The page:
1
           X   XX    Xx   2   female   1
                                       4
                                           female non-carriers
                          1            1
           Y   XY    xY   2   male     4   male affected
                                       1
                                           male unaffected
                                       4
               1         1
               2   X     4   xX female carrier
       1
       2   x   1         1
               2   Y     4   xY male affected
maternal
               1         1
       1       2   X     4   XX female non-carrier
       2   X
               1         1
               2   Y     4   XY male unaffected
                       paternal
        Homozygous Affected Females




Consanguinity in an X-linked recessive pedigree for red-green
color blindness, resulting in a homozygous affected female
   New Mutation in X-linked Disorders

• For a sex-linked recessive disorder with zero
  fitness, such as Duchenne muscular dystrophy,
  1/3 of disease alleles are in males and are lost
  with each generation. Thus, 1/3 of disease
  alleles must be replaced with a new mutation in
  each generation
• DMD is said to be genetic lethal because
  affected males usually fail to reproduce
• For hemophilia, in which reproduction is reduced
  but not eliminated, a proportionately smaller
  fraction of cases will be due to new mutation
             Characteristics of Sex-Linked
                Recessive Inheritance
 Males are more commonly affected than females.

 The gene responsible is transmitted from an affected man
through his daughters, who are seldom affected. Each daughter is
an obligatory heterozygous carrier. Each of the carrier daughter's
sons has a 50% chance of inheriting it.

 No male to male transmission occurs.

 The affected males in a pedigree are usually related through
females.

 Heterozygous female carriers are usually unaffected, but some
may express the condition with variable severity (“Lyonization”).
      X-Linked Dominant Inheritance
• Responsible gene on X chromosome
• The phenotype is regularly expressed in
  heterozygotes
• Affected fathers transmit the disorder to ALL of their
  daughters none of their sons
• The pattern of inheritance through females is no
  different from AD pattern
• Each child of an affected female has a 50% chance
  of inheriting the trait, regardless of sex
• Rare X-linked dominant phenotypes are about twice
  as common in females, though the expression is
  much milder in females who are almost always
  heterozygous
            X-Linked Dominant Inheritance




• X-linked hypophosphatemic rickets, also called vitamin D-resistant rickets, in
which ability of kidney tubules to reabsorb filtered phosphate is impaired
• Serum phosphate level is less depressed and rickets less severe in heterozygous
females as compared to affected males
• The defective gene product appears to be a member of a family of endopeptidases,
but the pathogenic mechanism is not known
    X-linked Dominant Disorders with Male
                  Lethality
 Some rare genetic defects expressed
  exclusively or almost exclusively in females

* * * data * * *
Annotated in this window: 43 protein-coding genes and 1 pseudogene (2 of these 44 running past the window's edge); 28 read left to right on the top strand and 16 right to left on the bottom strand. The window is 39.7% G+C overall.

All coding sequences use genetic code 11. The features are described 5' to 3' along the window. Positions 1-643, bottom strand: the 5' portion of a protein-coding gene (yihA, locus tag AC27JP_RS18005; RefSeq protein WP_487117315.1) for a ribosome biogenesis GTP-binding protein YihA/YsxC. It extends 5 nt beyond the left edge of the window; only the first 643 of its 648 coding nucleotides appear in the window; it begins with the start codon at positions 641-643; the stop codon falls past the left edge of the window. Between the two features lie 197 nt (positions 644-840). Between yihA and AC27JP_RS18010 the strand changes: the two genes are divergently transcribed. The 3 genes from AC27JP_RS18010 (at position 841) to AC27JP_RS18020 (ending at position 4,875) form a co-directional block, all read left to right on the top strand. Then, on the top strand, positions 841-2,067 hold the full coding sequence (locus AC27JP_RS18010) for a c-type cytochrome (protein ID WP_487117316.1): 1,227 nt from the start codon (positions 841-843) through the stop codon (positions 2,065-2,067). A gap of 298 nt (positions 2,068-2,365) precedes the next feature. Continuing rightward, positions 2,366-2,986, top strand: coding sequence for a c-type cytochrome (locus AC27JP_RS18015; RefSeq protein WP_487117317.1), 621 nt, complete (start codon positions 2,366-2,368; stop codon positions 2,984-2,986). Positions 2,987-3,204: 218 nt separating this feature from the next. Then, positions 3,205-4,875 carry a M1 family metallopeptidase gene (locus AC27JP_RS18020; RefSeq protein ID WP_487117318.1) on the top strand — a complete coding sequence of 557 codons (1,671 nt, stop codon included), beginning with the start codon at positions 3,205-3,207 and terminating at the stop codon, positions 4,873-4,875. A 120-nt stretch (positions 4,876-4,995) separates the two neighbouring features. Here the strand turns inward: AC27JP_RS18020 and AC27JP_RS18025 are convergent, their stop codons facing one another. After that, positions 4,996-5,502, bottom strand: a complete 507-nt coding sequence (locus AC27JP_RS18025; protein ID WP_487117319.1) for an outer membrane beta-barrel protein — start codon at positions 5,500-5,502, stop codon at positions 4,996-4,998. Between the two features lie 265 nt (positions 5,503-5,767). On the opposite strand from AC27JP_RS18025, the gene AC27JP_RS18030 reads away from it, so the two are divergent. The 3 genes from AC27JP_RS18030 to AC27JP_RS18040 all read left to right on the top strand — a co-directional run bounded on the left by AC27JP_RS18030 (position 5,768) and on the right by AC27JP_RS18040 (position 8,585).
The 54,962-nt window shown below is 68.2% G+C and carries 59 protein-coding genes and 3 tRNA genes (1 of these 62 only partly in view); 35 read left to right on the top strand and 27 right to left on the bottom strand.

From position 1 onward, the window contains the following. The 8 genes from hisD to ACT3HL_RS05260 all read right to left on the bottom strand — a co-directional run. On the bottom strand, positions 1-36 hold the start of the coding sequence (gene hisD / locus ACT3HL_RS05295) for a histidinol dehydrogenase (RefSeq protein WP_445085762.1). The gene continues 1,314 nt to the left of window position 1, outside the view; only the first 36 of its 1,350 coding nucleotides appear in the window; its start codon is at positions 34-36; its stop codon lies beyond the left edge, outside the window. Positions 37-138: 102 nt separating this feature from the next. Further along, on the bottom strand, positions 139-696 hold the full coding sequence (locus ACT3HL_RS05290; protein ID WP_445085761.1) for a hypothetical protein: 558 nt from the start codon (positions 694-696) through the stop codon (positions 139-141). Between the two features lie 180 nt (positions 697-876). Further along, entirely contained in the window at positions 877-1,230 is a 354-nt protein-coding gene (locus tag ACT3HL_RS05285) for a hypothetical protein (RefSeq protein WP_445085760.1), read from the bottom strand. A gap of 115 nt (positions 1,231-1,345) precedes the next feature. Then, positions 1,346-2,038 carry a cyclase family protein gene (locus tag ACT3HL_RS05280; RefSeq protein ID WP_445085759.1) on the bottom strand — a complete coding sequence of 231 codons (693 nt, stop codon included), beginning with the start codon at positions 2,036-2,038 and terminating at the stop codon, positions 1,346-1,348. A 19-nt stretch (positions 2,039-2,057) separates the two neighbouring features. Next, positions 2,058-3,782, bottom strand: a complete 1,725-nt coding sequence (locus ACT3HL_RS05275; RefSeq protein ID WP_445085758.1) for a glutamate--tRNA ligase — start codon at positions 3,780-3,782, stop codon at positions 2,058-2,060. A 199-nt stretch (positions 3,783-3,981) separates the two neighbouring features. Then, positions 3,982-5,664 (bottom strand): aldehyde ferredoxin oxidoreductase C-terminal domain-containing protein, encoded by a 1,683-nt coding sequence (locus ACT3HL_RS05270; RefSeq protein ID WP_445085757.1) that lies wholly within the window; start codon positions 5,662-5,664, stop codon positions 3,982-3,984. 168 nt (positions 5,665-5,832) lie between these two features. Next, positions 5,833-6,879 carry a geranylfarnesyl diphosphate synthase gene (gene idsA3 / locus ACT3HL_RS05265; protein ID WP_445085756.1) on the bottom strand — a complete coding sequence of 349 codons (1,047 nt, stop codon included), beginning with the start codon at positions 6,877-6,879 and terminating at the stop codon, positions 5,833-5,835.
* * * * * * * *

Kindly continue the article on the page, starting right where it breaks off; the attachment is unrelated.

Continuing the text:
appear to be XD lethal in males before birth
 Typical pedigrees: transmission by affected
  female  affected daughters, normal daughters,
  normal sons in equal proportions (1:1:1)
 Rett syndrome meets criteria for an XD that is
  usually lethal in hemizygous males. The
  syndrome is characterized by normal prenatal
  and neonatal growth and development, followed
  by rapid onset of neurological symptoms and
  loss of milestones between 6 and 18 months of
  age.
    Rett syndrome cont.

 Children become spastic and ataxic, develop autistic
  features and irritable behavior with outbursts of
  crying, and demonstrate characteristic purposeless
  wringing or flapping movements of hands and arms.
 Head growth slows and microcephaly develops.
  Seizures are common (~50%)
 Mental deterioration stops after a few years and the
  patients can then survive for many decades with a
  stable but severe neurological disability.
 Most cases caused by spontaneous mutations in an
  X-linked MECP2 gene encoding methyl CpG binding
  protein 2. ? Thought to reflect abnormalities in
  regulation of genes in developing brain.
Typical appearance and hand posture of girls
with Rett syndrome
            Rett syndrome cont.
 Males who survive with the syndrome usually have
  two X chromosomes (as in 47,XXY or in a
  46,X,der(X) male with the male determining SRY
  gene translocated to an X) or are mosaic for a
  mutation that is absent in most of their cells
 There are a few apparently unaffected women
  who have given birth to more than one child with
  Rett syndrome. ? X-inactivation pattern in a
  heterozygous female. ? Germline mosaic
Pedigree pattern demonstrating an X-linked dominant disorder, lethal in
males during the prenatal period.
   Characteristics of X-Linked Dominant
                Inheritance

• Affected fathers with normal mates have no
  affected sons and no normal daughters
• For rare pehnotypes, affected females are about
  twice as common as affected males (unless
  disease is lethal in males), but affected females
  typically have milder (though variable) expression
• Both male and female offspring of a
  heterozygous female have a 50% risk of
  inheriting the phenotype. The pedigree pattern is
  similar to AD inheritance
Patterns of Pseudoautosomal Inheritance

 Genes on pseudoautosomal region can regularly
  exchange b/w the two sex chr’s
 E.g., Dyschondrosteosis, a dominantly inherited
  skeletal dysplasia with disproportionate short
  stature and deformity of the forearm
       The responsible gene is pseudoautosomal that escapes
        X-inactivation, encodes a transcription factor likely
        involved in stature
       Either deletion/mutations  dyschondrosteosis in both
        heterozygous males and females
Inheritance pattern of dyschondrosteosis. Arrow shows a male
who inherited the trait on his Y chr. from his father. His father,
however, had inherited the trait on his X chr. from his mother